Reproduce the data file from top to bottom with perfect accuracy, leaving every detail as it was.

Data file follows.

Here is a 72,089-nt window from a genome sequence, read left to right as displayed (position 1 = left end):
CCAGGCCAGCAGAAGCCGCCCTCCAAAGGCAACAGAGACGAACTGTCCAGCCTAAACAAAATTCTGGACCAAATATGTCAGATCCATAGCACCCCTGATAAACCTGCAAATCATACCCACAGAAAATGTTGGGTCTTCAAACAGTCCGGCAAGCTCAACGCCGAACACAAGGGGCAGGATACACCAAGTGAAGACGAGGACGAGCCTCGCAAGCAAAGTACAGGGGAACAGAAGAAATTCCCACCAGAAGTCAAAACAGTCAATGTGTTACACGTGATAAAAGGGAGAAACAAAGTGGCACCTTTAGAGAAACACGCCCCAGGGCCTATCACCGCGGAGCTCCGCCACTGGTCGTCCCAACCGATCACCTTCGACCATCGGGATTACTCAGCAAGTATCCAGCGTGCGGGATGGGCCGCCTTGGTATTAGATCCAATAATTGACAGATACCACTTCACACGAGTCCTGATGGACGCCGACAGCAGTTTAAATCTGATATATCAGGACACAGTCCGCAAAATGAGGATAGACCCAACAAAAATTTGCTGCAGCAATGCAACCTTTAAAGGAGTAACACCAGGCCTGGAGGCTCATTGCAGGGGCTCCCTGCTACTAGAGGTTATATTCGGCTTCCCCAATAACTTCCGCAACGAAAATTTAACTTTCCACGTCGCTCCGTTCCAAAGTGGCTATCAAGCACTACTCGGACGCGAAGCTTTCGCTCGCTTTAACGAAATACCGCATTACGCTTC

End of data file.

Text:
Here is a 72,089-nt window from a genome sequence, read left to right as displayed (position 1 = left end):
CCAGGCCAGCAGAAGCCGCCCTCCAAAGGCAACAGAGACGAACTGTCCAGCCTAAACAAAATTCTGGACCAAATATGTCAGATCCATAGCACCCCTGATAAACCTGCAAATCATACCCACAGAAAATGTTGGGTCTTCAAACAGTCCGGCAAGCTCAACGCCGAACACAAGGGGCAGGATACACCAAGTGAAGACGAGGACGAGCCTCGCAAGCAAAGTACAGGGGAACAGAAGAAATTCCCACCAGAAGTCAAAACAGTCAATGTGTTACACGTGATAAAAGGGAGAAACAAAGTGGCACCTTTAGAGAAACACGCCCCAGGGCCTATCACCGCGGAGCTCCGCCACTGGTCGTCCCAACCGATCACCTTCGACCATCGGGATTACTCAGCAAGTATCCAGCGTGCGGGATGGGCCGCCTTGGTATTAGATCCAATAATTGACAGATACCACTTCACACGAGTCCTGATGGACGCCGACAGCAGTTTAAATCTGATATATCAGGACACAGTCCGCAAAATGAGGATAGACCCAACAAAAATTTGCTGCAGCAATGCAACCTTTAAAGGAGTAACACCAGGCCTGGAGGCTCATTGCAGGGGCTCCCTGCTACTAGAGGTTATATTCGGCTTCCCCAATAACTTCCGCAACGAAAATTTAACTTTCCACGTCGCTCCGTTCCAAAGTGGCTATCAAGCACTACTCGGACGCGAAGCTTTCGCTCGCTTTAACGAAATACCGCATTACGCTTC